Archive for February, 2015

Building a Collection: Fr. Paul Prucha and the Bureau of Catholic Indian Mission Records

Or: How his Leadership—plus Serendipity and “Star Alignment”—led to Marquette becoming a national center for Catholic Collections about Native Americans

By Mark G. Thiel

MU archivist and guest blogger Mark G. Thiel tells the story of how the Marquette library archives obtained its largest and most-used collection with the help of a powerhouse researcher, an idiosyncratic philanthropist, and savvy librarians.

First-time visitors to the Marquette University Department of Special Collections and University Archives (MUA) discover that its third-floor reading room in the Rev. John P. Raynor, S.J., Library is named in honor of the Rev. Francis Paul Prucha, S.J., Professor Emeritus of the Department of History. His prolific research delved into many aspects of U.S. policy about Native Americans, and is best known for The Great Father, which was a finalist for a Pulitzer Prize, and is regarded as a classic among professional historians. His reading room portrait oversees a bookshelf filled with his many publications, because more than anyone else, his archival research and advocacy affected the development of the department’s special collections.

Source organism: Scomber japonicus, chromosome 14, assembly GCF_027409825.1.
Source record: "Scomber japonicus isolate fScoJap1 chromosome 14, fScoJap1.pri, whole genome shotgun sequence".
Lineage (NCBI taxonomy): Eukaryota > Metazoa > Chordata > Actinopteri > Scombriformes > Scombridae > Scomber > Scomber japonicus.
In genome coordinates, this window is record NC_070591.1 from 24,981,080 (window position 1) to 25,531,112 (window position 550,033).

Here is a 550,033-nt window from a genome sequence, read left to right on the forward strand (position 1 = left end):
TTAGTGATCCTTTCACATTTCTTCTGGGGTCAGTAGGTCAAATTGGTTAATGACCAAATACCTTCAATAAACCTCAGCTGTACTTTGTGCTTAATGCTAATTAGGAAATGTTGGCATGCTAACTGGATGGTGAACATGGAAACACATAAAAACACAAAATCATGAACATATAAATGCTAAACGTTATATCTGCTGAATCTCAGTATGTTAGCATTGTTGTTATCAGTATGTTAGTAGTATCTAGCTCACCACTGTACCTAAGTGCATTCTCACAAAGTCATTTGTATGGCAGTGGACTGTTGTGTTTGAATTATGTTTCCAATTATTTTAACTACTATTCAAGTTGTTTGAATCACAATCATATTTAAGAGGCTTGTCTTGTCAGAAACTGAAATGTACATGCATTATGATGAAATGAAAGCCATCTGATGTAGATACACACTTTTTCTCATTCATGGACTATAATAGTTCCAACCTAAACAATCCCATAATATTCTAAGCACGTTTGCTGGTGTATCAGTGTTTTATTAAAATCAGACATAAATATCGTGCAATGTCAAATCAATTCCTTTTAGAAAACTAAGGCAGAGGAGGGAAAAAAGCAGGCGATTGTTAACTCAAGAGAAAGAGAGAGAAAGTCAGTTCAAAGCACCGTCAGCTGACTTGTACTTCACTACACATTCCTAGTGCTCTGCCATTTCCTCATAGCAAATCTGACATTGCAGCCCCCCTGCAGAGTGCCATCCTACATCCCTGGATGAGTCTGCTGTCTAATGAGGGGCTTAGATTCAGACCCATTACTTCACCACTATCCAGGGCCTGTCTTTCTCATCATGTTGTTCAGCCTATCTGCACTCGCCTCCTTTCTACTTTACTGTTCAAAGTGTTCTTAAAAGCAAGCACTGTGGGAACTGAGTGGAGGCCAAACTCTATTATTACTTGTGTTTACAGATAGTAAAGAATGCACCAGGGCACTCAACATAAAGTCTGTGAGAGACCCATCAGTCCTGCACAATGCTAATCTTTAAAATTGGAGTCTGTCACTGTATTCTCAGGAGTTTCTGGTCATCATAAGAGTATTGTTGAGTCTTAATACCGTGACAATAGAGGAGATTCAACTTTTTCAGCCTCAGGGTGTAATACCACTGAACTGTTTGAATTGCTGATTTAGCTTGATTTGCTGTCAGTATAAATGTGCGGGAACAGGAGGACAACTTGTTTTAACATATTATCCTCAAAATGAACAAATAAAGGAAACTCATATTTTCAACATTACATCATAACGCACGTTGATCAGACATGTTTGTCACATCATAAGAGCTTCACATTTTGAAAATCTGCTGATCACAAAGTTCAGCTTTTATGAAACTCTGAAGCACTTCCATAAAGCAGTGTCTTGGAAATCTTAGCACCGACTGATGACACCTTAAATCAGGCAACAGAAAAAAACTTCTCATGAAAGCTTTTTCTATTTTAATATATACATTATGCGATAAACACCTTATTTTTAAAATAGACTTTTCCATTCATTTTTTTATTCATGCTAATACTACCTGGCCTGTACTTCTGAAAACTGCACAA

In 1970, after several years of extensive research at the National Archives in Washington, D.C., Father Prucha addressed a conference there titled, “Research in the Administration of Public Policy.” He admitted that he found its vast holdings on federal administration of American Indian policy intimidating. But he reiterated the importance of thorough and extensive research and pointed out the need for more of it in many areas, including education, which was the realm of his own study. In conclusion he said, “It would take many researchers, each one digging in some special section of the files, before these riches are properly exploited. Yet books and articles of a purportedly scholarly nature keep appearing on Indian history matters, written by men who have seldom if ever set foot in the National Archives.”